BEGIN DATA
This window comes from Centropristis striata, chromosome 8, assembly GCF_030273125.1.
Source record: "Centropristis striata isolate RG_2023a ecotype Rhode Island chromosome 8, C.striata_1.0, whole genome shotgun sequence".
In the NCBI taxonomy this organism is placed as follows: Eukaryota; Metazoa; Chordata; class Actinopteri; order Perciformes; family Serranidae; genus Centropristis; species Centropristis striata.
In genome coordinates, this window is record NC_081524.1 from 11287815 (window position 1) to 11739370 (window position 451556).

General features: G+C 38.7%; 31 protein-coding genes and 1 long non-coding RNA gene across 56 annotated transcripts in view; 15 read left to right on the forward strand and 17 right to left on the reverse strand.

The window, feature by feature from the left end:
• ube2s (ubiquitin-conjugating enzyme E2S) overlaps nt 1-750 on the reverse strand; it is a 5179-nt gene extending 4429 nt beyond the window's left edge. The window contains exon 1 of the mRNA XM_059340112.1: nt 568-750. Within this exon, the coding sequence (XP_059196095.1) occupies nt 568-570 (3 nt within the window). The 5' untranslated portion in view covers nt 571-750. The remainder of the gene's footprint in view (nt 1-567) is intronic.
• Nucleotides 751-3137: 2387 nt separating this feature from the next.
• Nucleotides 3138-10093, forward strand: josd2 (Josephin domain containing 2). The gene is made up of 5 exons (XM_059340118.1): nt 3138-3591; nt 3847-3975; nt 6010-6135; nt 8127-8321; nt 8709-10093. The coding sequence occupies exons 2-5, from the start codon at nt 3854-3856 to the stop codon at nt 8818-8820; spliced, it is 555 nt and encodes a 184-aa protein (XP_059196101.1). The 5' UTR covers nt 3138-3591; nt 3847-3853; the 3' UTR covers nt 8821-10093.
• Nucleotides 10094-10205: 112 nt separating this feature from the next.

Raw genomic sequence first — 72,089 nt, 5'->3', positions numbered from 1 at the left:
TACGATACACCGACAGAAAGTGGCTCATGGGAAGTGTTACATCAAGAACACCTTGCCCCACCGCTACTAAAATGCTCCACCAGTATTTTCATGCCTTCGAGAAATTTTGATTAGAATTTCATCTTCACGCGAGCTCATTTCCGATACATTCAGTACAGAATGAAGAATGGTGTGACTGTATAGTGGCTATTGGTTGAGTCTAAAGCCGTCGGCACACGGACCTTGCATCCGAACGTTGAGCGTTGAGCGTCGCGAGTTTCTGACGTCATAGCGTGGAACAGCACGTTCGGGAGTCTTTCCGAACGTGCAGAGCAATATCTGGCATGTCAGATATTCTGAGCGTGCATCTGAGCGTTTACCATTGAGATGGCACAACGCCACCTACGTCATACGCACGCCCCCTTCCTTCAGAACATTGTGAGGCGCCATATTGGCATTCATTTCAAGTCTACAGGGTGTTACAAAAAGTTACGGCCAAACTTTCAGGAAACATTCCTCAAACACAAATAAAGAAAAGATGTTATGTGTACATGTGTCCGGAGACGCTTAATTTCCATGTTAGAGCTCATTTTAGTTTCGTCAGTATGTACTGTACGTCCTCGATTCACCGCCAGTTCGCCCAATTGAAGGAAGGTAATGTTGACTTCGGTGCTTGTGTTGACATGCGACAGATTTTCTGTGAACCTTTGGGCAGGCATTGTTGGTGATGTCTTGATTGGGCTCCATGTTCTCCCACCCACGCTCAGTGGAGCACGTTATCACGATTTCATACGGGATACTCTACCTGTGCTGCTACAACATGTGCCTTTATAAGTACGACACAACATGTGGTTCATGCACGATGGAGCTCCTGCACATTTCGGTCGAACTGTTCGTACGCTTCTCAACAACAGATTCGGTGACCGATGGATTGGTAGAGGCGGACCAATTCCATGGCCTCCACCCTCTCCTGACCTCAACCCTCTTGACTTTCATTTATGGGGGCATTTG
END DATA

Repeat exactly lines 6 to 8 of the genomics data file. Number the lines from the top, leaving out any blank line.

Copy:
The window, feature by feature from the left end:
• ube2s (ubiquitin-conjugating enzyme E2S) overlaps nt 1-750 on the reverse strand; it is a 5179-nt gene extending 4429 nt beyond the window's left edge. The window contains exon 1 of the mRNA XM_059340112.1: nt 568-750. Within this exon, the coding sequence (XP_059196095.1) occupies nt 568-570 (3 nt within the window). The 5' untranslated portion in view covers nt 571-750. The remainder of the gene's footprint in view (nt 1-567) is intronic.
• Nucleotides 751-3137: 2387 nt separating this feature from the next.